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Suffolk Reforms Ethics Laws After Scandal


Suffolk County lawmakers this week replaced the beleagured county Ethics Commission and bolstered ethics rules to restore public trust after County Executive Steve Levy forfeited his $4.3 million warchest to prosecutors to resolve a criminal investigation.

A new Board of Ethics will take the place of the commission, which is under investigation. The updated law probibits newly listed conflicts of interest violations and more clearly defines those in the current law.

“Our ethics laws were long overdue for an update,” said Presiding Officer William Lindsay (D-Holbrook), who chairs the committee that investigated the ethics commission after allegations it had improperly sided with Levy in a financial disclosure dispute.


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The committee ceased that probe when District Attorney Tom Spota also began investigating the commission amid the continuing review of Levy’s campaign fund raising.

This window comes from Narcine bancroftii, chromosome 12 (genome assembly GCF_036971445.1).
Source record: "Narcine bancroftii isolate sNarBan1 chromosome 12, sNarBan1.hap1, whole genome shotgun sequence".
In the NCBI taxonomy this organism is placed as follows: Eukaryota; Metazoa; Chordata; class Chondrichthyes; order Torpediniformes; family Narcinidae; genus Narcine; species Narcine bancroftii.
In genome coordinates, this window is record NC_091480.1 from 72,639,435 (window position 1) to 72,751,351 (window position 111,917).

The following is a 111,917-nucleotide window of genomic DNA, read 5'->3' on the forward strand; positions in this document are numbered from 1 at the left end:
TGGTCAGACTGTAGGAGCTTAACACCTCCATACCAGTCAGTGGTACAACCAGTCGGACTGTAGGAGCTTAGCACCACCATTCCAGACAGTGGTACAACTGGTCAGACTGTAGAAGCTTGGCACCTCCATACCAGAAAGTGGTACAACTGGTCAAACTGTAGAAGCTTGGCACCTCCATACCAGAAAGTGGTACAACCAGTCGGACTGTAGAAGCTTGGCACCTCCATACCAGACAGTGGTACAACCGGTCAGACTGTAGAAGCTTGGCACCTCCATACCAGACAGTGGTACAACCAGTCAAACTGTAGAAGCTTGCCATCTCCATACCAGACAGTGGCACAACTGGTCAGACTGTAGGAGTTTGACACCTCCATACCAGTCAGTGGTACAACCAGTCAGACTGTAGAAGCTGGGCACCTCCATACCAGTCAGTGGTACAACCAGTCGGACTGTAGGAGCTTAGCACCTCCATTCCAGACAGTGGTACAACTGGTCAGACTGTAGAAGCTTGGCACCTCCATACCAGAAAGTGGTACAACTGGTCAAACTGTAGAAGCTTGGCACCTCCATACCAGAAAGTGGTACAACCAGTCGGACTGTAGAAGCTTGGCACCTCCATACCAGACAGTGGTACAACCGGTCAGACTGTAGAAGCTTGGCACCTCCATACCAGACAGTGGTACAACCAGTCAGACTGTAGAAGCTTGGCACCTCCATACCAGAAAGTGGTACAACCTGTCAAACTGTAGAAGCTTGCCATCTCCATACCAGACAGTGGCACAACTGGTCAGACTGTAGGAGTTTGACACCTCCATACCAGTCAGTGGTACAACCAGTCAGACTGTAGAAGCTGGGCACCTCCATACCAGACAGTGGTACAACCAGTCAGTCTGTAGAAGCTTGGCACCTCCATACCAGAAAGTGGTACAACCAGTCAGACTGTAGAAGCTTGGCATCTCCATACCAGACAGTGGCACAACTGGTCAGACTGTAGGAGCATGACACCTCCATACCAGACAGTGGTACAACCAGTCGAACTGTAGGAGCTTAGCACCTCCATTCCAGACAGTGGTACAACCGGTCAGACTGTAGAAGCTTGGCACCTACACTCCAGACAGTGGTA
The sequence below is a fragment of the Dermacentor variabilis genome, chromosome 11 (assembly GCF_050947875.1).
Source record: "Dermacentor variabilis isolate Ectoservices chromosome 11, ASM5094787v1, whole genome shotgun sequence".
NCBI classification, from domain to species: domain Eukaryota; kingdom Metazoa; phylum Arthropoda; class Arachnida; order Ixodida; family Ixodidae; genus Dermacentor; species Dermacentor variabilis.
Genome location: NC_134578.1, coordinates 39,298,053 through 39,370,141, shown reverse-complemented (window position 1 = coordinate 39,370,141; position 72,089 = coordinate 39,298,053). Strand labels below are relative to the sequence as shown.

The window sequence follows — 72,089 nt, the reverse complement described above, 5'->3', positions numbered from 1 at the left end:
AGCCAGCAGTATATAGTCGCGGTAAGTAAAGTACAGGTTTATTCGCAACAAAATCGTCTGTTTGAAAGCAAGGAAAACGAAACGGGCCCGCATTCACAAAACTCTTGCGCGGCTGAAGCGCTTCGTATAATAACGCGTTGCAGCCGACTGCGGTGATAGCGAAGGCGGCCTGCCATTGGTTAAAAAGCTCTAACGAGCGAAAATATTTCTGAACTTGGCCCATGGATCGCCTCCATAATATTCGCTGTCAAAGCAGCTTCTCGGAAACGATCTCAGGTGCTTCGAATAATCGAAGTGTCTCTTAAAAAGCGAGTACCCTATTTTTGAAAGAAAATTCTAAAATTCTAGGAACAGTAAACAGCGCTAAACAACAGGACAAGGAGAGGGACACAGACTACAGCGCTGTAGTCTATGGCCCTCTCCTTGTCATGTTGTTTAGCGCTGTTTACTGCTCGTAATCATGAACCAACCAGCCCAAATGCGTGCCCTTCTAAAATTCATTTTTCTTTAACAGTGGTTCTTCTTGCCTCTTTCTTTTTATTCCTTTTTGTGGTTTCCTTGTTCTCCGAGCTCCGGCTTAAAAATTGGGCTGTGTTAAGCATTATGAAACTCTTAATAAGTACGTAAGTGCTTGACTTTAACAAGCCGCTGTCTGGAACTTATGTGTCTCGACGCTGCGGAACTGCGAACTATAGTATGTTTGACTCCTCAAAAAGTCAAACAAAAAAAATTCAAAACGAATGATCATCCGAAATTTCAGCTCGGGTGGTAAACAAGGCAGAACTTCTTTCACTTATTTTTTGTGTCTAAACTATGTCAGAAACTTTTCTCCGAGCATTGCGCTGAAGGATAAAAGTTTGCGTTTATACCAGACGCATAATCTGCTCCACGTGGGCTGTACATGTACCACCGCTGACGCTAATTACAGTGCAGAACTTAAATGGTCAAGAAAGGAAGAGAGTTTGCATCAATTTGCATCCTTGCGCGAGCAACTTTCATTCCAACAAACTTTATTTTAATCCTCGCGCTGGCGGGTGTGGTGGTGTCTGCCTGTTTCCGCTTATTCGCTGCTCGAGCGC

The county executive will appoints two of the new ethics board’s five members with one each picked by the presiding officer, majority leader and minority leader. It will be independent of the county attorney and the legislature has oversight.

The board will have the same role to provide ethics training, prepare advisory opinions, review financial disclosure statements and conduct investigations but now will have deadlines to render opinions and issue decisions after complaint hearings.

The new ethics rules for county workers forbid coercing fellow employee into political activities or donations, using workers or resources for personal use, using their official position for improper financial gain and receiving private compensation for performing official duties. Financial disclosure statements will also require more details. 

Minority Leader John M. Kennedy (R-Nesconset) said the new rules will “close the loopholes and eliminate the ambiguities.”

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